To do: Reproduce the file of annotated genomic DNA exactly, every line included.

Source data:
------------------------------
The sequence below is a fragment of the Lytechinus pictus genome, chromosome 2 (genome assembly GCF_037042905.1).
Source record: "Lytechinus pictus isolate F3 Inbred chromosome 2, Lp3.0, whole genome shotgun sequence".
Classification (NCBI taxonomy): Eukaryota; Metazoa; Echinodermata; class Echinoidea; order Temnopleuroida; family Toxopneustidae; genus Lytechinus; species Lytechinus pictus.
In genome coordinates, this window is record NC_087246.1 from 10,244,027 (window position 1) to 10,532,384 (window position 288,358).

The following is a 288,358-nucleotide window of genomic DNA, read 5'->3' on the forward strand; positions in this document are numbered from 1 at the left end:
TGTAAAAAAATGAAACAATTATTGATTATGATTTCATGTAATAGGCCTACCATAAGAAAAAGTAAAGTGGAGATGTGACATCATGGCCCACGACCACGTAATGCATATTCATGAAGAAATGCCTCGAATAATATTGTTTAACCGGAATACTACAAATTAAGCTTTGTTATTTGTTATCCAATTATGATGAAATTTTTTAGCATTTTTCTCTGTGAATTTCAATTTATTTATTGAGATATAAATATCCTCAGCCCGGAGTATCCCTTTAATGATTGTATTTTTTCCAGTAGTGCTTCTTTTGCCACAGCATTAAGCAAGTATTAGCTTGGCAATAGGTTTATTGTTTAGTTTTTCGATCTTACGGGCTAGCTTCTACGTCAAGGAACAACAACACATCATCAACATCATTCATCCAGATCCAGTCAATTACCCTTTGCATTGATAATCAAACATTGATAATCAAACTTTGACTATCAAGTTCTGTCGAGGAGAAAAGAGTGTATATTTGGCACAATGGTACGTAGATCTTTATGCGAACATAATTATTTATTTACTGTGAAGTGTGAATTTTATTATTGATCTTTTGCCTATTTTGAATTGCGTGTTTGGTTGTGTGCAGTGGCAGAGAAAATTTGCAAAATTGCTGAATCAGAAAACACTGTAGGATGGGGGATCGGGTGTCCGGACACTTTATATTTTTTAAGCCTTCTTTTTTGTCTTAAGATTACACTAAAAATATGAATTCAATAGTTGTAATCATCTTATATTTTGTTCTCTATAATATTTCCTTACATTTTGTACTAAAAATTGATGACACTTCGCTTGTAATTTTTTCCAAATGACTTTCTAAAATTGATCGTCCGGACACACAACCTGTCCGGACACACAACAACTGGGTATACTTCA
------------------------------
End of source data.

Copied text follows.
The sequence below is a fragment of the Lytechinus pictus genome, chromosome 2 (genome assembly GCF_037042905.1).
Source record: "Lytechinus pictus isolate F3 Inbred chromosome 2, Lp3.0, whole genome shotgun sequence".
Classification (NCBI taxonomy): Eukaryota; Metazoa; Echinodermata; class Echinoidea; order Temnopleuroida; family Toxopneustidae; genus Lytechinus; species Lytechinus pictus.
In genome coordinates, this window is record NC_087246.1 from 10,244,027 (window position 1) to 10,532,384 (window position 288,358).

The following is a 288,358-nucleotide window of genomic DNA, read 5'->3' on the forward strand; positions in this document are numbered from 1 at the left end:
TGTAAAAAAATGAAACAATTATTGATTATGATTTCATGTAATAGGCCTACCATAAGAAAAAGTAAAGTGGAGATGTGACATCATGGCCCACGACCACGTAATGCATATTCATGAAGAAATGCCTCGAATAATATTGTTTAACCGGAATACTACAAATTAAGCTTTGTTATTTGTTATCCAATTATGATGAAATTTTTTAGCATTTTTCTCTGTGAATTTCAATTTATTTATTGAGATATAAATATCCTCAGCCCGGAGTATCCCTTTAATGATTGTATTTTTTCCAGTAGTGCTTCTTTTGCCACAGCATTAAGCAAGTATTAGCTTGGCAATAGGTTTATTGTTTAGTTTTTCGATCTTACGGGCTAGCTTCTACGTCAAGGAACAACAACACATCATCAACATCATTCATCCAGATCCAGTCAATTACCCTTTGCATTGATAATCAAACATTGATAATCAAACTTTGACTATCAAGTTCTGTCGAGGAGAAAAGAGTGTATATTTGGCACAATGGTACGTAGATCTTTATGCGAACATAATTATTTATTTACTGTGAAGTGTGAATTTTATTATTGATCTTTTGCCTATTTTGAATTGCGTGTTTGGTTGTGTGCAGTGGCAGAGAAAATTTGCAAAATTGCTGAATCAGAAAACACTGTAGGATGGGGGATCGGGTGTCCGGACACTTTATATTTTTTAAGCCTTCTTTTTTGTCTTAAGATTACACTAAAAATATGAATTCAATAGTTGTAATCATCTTATATTTTGTTCTCTATAATATTTCCTTACATTTTGTACTAAAAATTGATGACACTTCGCTTGTAATTTTTTCCAAATGACTTTCTAAAATTGATCGTCCGGACACACAACCTGTCCGGACACACAACAACTGGGTATACTTCA